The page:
• BURN MEDIA
    • Memeburn
      Tech-savvy insight and analysis
    • Ventureburn
      Startup news for emerging markets
    • Motorburn
      Because cars are gadgets
    • Jobsburn
      Digital industry jobs for the anti 9 to 5!
BMW i3 1

BMW’s i3 charges from 0 to 80% in three hours flat

BMW’s new fully electric city car, the i3, which apparently charges from 0 to 80% in roughly three hours, isn’t even on sale yet but has managed to pick up a number one spot as the best electric and hybrid car in the UK, said Motoring.

Steven Norris: Gearburn Editor
Steven Norris is a born writer, living in Tamboerskloof, Cape Town and educated in the ways of graphic design but destined to follow in the footsteps of... More

Advertisement

This is BMW’s first “i” range vehicle which charges from the i Wallbox via “select” BMW partners. The three-hour charge takes place care of DC Fast Charging which Nissan and Renault are also looking into, is oddly enough a technology Android phones also use. You won’t be charging your BMW via microUSB though. For a full charge, you’re looking at an eight to ten-hour wait. It’s enough to fully charge the 22-kilowatt-per-hour lithium-ion battery pack.

BMW i3 2

According to BusinessInsider, it’s the best electric car to drive since the Tesla Roadster. It also does not feel like a standard car with automatic transmission, which is an issue most if not all current electric cars face. When idle, the i3 won’t “creep” like an automatic car, in other words it will not drive itself forward. When the i3 is idle, it stays put without the need for aggressive braking. It’s a conventional, manual braking system. So in other words, a revolution. What is more familiar to us is the push-to-start engine, that is only active with the BMW key fob. We first saw this in the BMW 1-series, and have loved it since then. Turning a key in a hole, that’s old-school man.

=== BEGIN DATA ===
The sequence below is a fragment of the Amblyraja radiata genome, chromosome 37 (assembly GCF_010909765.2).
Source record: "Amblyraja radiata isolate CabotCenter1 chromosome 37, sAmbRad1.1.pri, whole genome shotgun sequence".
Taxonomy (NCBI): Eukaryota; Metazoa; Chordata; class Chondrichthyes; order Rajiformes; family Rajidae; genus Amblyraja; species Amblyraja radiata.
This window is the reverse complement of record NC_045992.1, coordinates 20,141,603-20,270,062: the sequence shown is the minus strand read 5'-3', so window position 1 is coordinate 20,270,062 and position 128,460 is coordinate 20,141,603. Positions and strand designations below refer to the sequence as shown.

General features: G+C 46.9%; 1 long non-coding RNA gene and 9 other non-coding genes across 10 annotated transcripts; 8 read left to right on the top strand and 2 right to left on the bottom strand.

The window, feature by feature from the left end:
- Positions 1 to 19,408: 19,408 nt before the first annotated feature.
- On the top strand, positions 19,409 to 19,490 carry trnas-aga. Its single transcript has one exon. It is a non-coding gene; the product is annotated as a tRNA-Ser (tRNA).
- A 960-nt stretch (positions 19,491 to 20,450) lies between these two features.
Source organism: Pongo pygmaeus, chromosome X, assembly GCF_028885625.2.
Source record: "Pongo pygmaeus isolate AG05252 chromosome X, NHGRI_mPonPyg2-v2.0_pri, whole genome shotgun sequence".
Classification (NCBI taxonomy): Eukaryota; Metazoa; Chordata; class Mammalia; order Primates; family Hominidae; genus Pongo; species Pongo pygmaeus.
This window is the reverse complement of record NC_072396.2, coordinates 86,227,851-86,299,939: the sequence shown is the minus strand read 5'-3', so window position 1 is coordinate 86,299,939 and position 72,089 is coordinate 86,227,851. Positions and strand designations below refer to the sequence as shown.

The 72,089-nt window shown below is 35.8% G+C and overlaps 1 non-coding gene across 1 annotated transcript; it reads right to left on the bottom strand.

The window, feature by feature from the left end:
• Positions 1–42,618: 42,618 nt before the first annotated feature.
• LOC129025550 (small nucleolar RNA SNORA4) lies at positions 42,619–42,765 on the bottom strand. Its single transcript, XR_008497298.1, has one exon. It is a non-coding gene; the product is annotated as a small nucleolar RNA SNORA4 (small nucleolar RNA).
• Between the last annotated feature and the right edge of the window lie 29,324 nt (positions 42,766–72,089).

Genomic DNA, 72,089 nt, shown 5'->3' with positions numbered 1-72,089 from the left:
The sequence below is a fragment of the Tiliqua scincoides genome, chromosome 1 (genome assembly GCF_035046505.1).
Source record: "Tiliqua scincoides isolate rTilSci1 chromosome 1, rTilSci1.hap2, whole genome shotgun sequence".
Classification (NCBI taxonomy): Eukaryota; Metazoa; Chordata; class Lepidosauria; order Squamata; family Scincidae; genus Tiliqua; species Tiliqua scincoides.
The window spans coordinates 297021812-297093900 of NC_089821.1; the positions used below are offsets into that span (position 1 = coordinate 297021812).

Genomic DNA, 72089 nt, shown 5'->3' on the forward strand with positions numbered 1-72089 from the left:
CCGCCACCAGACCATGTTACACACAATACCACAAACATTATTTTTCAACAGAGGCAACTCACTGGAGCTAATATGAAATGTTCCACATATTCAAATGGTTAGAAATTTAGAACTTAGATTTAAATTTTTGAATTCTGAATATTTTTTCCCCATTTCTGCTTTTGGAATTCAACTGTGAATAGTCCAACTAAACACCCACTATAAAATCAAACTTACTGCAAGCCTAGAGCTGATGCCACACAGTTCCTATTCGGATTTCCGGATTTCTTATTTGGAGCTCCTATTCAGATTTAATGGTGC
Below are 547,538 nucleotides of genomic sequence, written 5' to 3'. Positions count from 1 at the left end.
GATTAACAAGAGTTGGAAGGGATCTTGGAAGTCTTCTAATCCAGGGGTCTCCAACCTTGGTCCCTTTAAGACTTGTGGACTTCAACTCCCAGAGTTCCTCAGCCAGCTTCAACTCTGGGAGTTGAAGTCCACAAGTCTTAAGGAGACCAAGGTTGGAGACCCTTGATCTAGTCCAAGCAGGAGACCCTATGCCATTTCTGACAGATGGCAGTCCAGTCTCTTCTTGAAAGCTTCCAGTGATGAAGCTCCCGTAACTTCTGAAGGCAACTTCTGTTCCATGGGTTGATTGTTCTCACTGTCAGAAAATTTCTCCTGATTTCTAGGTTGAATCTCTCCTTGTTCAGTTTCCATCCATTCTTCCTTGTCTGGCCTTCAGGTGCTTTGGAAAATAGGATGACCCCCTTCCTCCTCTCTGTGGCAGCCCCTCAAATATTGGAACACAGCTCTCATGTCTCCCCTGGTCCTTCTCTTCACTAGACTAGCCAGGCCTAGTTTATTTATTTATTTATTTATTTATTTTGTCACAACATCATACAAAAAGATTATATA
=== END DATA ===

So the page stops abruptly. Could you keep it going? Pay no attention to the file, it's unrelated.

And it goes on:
The i3 also hits the mark for in-car tech. There’s two in-car screens, a 10″ and a less intrusive display that pokes out from behind the steering wheel. Both display “float” on stalks, further enhancing the luxury lifestyle appeal that compels us to spend US$46 425 on this innovative city car. Yet for an electric car that feels like a manual drive, and is cheaper than a Tesla Roadster but with similar performance, the price seems like a bargain.

The Sunday Times motor team, which reviewed the i3 said, “BMW has bided its time while others took their first tentative steps into the electric car market. The brilliance of the i3 comes not in revolutionary battery technology for there is none, but by being a car someone might consider buying for reasons other than it is electric.” Your next family car, the BMW i3 might just be it.


  • Rickvr

    What exactly is, “kilowatt-per-hour”?

    “without the need for aggressive braking” just to stand still? Wow biggie.

  • Tim

    The battery is 22 kilowatt hours, not 22 kilowatts per hour. A kilowatt is a rate of power use, so kilowatts*hours gives a battery’s total power capacity.